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Allmond Turns Corner at USC

Aggressive style works well on the field for former receiver, but a lack of self-control almost cost him dearly

September 10, 2003|Gary Klein | Times Staff Writer

Marcell Allmond displayed aggressiveness and a fighting spirit almost from the moment he arrived at USC.

On the field it served him well. Off the field, it nearly cost him his career.

In the 1999 season opener at Hawaii, Allmond, then a freshman receiver, caught his first pass from quarterback Carson Palmer. A moment after Allmond had gathered in the ball, a Hawaii defender grabbed Allmond's facemask, ripping the helmet off his head.

Unfazed, Allmond kept moving and gained nine yards.

"I just lowered my shoulder and got hit by three guys," Allmond said. "Something in my head said, 'Keep running.' "

Allmond, now a 6-foot, 200-pound senior cornerback, does not intend to exact revenge upon Hawaii receivers when the pass-happy Warriors play the fourth-ranked Trojans on Saturday at the Coliseum.

Allmond, 22, still prides himself on the aggressiveness that helped him earn a starting position for the final seven games last season. But he said this week that he'd learned compelling lessons about self-control after USC suspended him from school for the fall semester in 2001 because of his involvement in a series of violent off-the-field incidents.

Allmond sat out the 2001 football season and said he was readmitted to USC the following spring only after completing an anger-management class, consulting with a psychiatrist and performing community service.

"It's a big awakening," Allmond said. "You see what you can lose.... I had to show them I could come back to school and behave."

Coach Pete Carroll, who took over the Trojan program in December of 2000, said Allmond had conducted himself without incident since returning in the spring of 2002.

"I've heard stories, when he was kind of the hothead and all that, but he has been very disciplined about stuff and never had any issues at all," Carroll said.

Talent was never an issue for Allmond, who starred at Santa Fe Springs St. Paul High and also was the nation's top-ranked junior decathlete.

He started three games for USC at receiver during his freshman season, and started the first five games in 2000 before breaking his leg against Arizona.

The following spring, Allmond punched another USC student during a fight at an off-campus cafe. During the summer, he was accused of scuffling with an opponent during a weekend basketball game on campus and was reported to university officials. He also was accused of hitting another student during an argument on USC's fraternity row.

"I can't really blame it on anything," Allmond said. "I was just being stupid. I was young and dumb."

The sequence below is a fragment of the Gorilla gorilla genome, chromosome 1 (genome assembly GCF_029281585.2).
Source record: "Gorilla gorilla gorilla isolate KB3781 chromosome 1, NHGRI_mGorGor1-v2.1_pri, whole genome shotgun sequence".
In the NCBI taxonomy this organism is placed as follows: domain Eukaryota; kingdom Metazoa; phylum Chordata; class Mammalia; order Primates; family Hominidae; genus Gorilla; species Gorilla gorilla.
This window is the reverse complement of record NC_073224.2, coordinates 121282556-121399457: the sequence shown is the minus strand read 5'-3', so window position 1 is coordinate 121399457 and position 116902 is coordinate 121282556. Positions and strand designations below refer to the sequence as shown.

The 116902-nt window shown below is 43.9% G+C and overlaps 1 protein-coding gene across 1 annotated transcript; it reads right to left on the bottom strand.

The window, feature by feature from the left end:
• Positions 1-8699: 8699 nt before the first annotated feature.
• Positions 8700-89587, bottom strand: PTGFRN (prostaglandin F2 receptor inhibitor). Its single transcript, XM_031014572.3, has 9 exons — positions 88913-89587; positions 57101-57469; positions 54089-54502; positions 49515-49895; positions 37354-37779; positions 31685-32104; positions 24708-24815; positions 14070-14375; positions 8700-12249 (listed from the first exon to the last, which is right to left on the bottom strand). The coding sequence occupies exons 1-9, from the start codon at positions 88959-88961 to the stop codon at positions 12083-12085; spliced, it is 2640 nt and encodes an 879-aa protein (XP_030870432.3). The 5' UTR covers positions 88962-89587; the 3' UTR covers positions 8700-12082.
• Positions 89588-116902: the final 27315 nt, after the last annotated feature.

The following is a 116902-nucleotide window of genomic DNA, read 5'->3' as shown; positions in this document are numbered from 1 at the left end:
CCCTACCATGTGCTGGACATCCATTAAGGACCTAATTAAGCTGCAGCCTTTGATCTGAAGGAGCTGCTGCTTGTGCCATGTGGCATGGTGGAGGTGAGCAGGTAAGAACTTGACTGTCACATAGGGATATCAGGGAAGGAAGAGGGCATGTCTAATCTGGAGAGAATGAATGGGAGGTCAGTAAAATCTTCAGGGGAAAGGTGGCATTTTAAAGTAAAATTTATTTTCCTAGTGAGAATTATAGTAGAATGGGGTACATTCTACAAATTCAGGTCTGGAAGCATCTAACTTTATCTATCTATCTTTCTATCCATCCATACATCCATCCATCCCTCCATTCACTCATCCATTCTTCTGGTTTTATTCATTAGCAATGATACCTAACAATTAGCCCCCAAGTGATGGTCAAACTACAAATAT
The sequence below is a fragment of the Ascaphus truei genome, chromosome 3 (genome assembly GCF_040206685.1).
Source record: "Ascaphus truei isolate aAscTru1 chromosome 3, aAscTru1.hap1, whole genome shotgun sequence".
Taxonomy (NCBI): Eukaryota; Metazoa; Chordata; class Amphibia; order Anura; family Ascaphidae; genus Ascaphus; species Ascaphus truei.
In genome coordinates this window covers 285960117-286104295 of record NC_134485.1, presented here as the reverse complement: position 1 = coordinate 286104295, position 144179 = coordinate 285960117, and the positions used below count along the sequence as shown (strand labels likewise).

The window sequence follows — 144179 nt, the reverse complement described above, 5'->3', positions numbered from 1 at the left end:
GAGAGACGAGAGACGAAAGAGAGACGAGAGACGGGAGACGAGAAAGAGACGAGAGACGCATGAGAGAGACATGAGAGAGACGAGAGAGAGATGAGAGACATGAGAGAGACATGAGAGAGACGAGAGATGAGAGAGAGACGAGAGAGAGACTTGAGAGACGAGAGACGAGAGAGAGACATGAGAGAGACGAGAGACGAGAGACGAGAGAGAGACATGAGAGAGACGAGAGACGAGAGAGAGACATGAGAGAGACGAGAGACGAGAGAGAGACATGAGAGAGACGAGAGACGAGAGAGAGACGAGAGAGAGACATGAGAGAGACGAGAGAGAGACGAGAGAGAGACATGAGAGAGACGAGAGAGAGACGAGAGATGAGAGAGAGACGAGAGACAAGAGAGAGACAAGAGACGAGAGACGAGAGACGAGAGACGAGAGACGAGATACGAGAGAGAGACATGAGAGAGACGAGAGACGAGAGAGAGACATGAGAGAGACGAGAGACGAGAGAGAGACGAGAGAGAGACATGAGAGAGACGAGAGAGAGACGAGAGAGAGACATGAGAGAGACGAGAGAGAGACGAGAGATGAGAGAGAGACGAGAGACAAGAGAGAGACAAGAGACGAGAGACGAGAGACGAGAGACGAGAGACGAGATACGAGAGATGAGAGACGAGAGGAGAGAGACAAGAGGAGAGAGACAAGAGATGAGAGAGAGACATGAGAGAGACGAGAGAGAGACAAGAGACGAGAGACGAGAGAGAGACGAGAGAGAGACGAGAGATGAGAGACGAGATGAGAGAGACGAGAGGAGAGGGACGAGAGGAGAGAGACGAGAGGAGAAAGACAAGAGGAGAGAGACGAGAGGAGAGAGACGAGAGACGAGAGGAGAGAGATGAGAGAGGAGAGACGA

A university panel heard testimony from witnesses and suspended Allmond from school in September 2001.

"I experienced the trauma of having your career taken away from you just in a flash. I'm thankful for that," Allmond said. "That and Coach Carroll switching me to defense -- obviously that's been basically the turning point in my career."

When USC lost starting cornerbacks Kris Richard and Chris Cash to the NFL after the 2001 season, Carroll said he suggested Allmond's move to defense because of his size, speed and makeup.

"He was real athletic and had an aggressive attitude about him that made you think he could be a defensive player," Carroll said.

Allmond jumped at the opportunity to deliver hits rather than absorb them. Greg Burns, who coaches the defensive backs, said Allmond was a willing pupil from the start during spring practice in 2002.

"It was transition for him -- it's totally different running forward like a receiver and running backward like a defensive back -- but he's determined and very coachable," Burns said. "He took to it with open arms."

Allmond's emergence was delayed when he was hit by a car while walking near campus before training camp began last year. When he returned, he practiced for two days, then was hospitalized for a week because of a staph infection.

He played in a few games as a reserve, even with a fractured right wrist, before moving into the starting lineup in the seventh game against Washington. Allmond intercepted his first pass against UCLA.

"At that point, I felt I could let loose," he said.

Allmond opened this season as the only returning starter in USC's secondary. He helped the Trojans shut out Auburn in the opener and intercepted a pass during last week's 35-18 victory over Brigham Young.

"The thing I like about Coach Carroll's defense is, it gives you the freedom to play," said Allmond, who also returned a kickoff 30 yards to set up USC's game-clinching touchdown drive against BYU. "He gives you the freedom to be yourself on the field and loves you to be aggressive."

Allmond said his off-the-field problems were behind him and that he had paid his dues. However, he added, he still performs community service on his own and attends anger-management classes once or twice a month as well.

"I met a lot of friends in there," he said. "And a lot of them are USC fans."

Carroll expects that Allmond's size and aggressiveness will translate well to the NFL, though his future could be determined by how well he runs at scouting combines.

"It's tough to find big corners," Carroll said. "He could match up with big guys and not be outsized."

Allmond said he would be prepared for the opportunity.

"That's the next step," he said. "After we win the national championship."

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